This blog is hosted in Germany, and my main WordPress guy is in Ireland – the internet is an international market! We had changed from BlueHost to MediaLayer, and since then I haven’t noticed any problems with the blog being down over the last couple of years.
Has anyone experienced any problems connecting to the blog?
I want to make sure everything here is running smoothly, because I’m going to come out blazing in 2015 – more listings, more videos, and more Kayla!
“If you’re looking for a hideaway worthy of a Bond villain, look no further than by Australian prefab designers Modscape. Designed to dangle dramatically off the side of a cliff, the multi-story vacation home can be entered solely through the top-level carport. At the bottom level, an open deck allows you to catch the sea breeze:”
A list of the best home designs this year:
Did everyone have a nice day off? Great, let’s get back at it! From John Burns:
More people were born in the 1950s (41 million) than in any other decade, and they are dropping out of the workforce in droves. Those born in the 1950s will begin turning 65 in 2015. In fact, in the last 10 years, we have transitioned from roughly 2.5 million US residents per year turning 65 to 3.5 million per year, and that number will trend up to almost 4.5 million by 2025 before it starts trending down again.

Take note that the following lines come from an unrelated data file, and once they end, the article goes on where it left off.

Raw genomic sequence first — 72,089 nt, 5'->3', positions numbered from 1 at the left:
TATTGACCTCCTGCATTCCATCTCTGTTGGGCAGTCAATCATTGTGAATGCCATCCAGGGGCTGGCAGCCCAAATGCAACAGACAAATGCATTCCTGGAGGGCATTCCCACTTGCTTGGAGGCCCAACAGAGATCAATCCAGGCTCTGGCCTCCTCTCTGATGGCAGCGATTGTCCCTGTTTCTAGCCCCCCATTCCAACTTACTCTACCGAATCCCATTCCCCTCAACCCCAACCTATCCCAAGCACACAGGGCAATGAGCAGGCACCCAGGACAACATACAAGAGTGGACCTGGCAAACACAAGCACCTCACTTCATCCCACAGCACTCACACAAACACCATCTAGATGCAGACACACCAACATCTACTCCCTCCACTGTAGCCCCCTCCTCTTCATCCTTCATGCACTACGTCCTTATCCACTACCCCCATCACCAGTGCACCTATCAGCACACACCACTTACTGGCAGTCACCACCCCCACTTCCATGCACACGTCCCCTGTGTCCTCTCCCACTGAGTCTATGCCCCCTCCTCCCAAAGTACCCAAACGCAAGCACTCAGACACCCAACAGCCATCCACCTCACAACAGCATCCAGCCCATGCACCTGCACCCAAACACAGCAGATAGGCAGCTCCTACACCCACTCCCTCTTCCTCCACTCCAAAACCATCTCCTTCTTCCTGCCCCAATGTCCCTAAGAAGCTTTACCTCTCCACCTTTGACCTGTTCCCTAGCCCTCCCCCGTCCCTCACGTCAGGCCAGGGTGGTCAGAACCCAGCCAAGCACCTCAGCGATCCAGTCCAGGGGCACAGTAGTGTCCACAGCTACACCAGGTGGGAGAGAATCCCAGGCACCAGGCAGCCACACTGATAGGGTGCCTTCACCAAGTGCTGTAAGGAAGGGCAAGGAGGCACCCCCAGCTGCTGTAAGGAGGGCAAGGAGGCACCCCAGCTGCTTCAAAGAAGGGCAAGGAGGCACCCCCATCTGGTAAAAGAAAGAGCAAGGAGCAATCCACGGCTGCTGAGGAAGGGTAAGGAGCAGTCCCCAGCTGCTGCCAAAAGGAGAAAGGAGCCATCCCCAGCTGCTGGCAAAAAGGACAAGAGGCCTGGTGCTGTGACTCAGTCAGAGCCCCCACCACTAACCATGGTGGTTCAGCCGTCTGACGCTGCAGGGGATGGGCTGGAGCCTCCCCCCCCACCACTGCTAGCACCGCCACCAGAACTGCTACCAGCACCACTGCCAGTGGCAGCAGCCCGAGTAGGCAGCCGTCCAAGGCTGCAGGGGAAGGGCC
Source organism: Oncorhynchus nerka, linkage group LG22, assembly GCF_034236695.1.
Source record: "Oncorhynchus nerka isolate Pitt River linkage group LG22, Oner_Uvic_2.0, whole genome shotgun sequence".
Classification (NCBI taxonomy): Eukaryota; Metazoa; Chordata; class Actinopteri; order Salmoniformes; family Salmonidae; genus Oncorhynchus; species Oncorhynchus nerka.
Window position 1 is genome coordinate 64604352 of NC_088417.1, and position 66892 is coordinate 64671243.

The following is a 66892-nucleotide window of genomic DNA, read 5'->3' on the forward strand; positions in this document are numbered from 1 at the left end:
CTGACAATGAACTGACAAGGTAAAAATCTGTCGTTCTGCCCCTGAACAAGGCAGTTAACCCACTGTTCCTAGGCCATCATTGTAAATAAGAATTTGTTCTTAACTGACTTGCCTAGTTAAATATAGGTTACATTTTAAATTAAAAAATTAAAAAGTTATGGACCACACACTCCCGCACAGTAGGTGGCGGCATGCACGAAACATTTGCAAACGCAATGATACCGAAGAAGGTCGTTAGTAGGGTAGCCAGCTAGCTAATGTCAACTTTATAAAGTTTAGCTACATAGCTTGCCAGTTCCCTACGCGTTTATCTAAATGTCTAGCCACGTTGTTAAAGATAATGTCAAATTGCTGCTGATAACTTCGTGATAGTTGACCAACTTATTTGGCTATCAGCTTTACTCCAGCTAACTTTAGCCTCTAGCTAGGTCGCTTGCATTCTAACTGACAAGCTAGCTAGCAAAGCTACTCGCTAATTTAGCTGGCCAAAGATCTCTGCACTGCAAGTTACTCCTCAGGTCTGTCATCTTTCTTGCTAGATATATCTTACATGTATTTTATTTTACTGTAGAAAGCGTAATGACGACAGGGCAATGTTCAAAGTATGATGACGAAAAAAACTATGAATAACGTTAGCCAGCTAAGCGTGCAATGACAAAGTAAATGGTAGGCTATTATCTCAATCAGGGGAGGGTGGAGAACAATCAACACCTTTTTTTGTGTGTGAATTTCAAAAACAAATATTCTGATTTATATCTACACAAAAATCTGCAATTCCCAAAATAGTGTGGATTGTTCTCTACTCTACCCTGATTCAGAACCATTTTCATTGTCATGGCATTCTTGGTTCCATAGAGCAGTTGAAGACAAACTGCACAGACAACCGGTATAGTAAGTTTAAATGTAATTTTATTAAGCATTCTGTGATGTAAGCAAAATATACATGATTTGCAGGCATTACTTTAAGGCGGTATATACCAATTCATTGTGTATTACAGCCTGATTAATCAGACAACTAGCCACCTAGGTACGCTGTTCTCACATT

This seismic shift will have a huge impact on the economy, as the traditional working age population of 20-64 will transition from growing 1.0 percent per year for decades to growing 0.25 percent per year. 20- to 64-year-olds earn and spend the most, so you can almost guarantee that the economy will grow more slowly than it has in the past.
While the economic growth will be slower than usual, and the burdens on Social Security will skyrocket, entrepreneurial opportunities will abound to serve an unprecedented surge in retirees who, by the way, also happen to be the most affluent retirees ever.
My big idea for 2015 is to plan for a slower growing pool of workers and to take advantage of the surge in retirees, no matter what your business.
Here is a nice clip from CNBC discussing the success home builders are having targeting retirees, even in non-traditional retirement markets such as Atlanta: